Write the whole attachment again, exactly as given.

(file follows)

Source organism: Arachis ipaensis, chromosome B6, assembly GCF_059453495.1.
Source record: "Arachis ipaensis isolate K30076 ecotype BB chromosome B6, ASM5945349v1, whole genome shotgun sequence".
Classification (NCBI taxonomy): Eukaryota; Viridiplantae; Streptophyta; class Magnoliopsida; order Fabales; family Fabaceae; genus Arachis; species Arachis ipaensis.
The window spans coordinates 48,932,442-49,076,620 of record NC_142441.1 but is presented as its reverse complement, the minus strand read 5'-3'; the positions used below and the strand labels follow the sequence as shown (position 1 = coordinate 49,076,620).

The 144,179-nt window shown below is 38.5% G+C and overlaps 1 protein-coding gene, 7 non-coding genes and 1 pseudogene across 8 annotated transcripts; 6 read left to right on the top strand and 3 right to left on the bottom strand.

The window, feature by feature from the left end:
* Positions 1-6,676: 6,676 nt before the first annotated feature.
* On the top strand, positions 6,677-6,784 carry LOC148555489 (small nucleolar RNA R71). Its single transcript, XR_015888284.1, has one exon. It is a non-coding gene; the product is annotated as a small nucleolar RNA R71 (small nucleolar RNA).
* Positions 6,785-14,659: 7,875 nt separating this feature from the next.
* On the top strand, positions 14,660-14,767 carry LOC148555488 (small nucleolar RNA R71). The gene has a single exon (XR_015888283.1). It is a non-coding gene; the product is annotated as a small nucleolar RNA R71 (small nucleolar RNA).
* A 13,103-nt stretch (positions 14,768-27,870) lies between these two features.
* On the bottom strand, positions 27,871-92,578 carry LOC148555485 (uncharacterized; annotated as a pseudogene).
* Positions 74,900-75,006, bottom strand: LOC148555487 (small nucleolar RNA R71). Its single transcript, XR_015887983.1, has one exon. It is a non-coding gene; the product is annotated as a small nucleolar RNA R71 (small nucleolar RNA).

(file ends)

Source organism: Arachis ipaensis, chromosome B6, assembly GCF_059453495.1.
Source record: "Arachis ipaensis isolate K30076 ecotype BB chromosome B6, ASM5945349v1, whole genome shotgun sequence".
Classification (NCBI taxonomy): Eukaryota; Viridiplantae; Streptophyta; class Magnoliopsida; order Fabales; family Fabaceae; genus Arachis; species Arachis ipaensis.
The window spans coordinates 48,932,442-49,076,620 of record NC_142441.1 but is presented as its reverse complement, the minus strand read 5'-3'; the positions used below and the strand labels follow the sequence as shown (position 1 = coordinate 49,076,620).

The 144,179-nt window shown below is 38.5% G+C and overlaps 1 protein-coding gene, 7 non-coding genes and 1 pseudogene across 8 annotated transcripts; 6 read left to right on the top strand and 3 right to left on the bottom strand.

The window, feature by feature from the left end:
* Positions 1-6,676: 6,676 nt before the first annotated feature.
* On the top strand, positions 6,677-6,784 carry LOC148555489 (small nucleolar RNA R71). Its single transcript, XR_015888284.1, has one exon. It is a non-coding gene; the product is annotated as a small nucleolar RNA R71 (small nucleolar RNA).
* Positions 6,785-14,659: 7,875 nt separating this feature from the next.
* On the top strand, positions 14,660-14,767 carry LOC148555488 (small nucleolar RNA R71). The gene has a single exon (XR_015888283.1). It is a non-coding gene; the product is annotated as a small nucleolar RNA R71 (small nucleolar RNA).
* A 13,103-nt stretch (positions 14,768-27,870) lies between these two features.
* On the bottom strand, positions 27,871-92,578 carry LOC148555485 (uncharacterized; annotated as a pseudogene).
* Positions 74,900-75,006, bottom strand: LOC148555487 (small nucleolar RNA R71). Its single transcript, XR_015887983.1, has one exon. It is a non-coding gene; the product is annotated as a small nucleolar RNA R71 (small nucleolar RNA).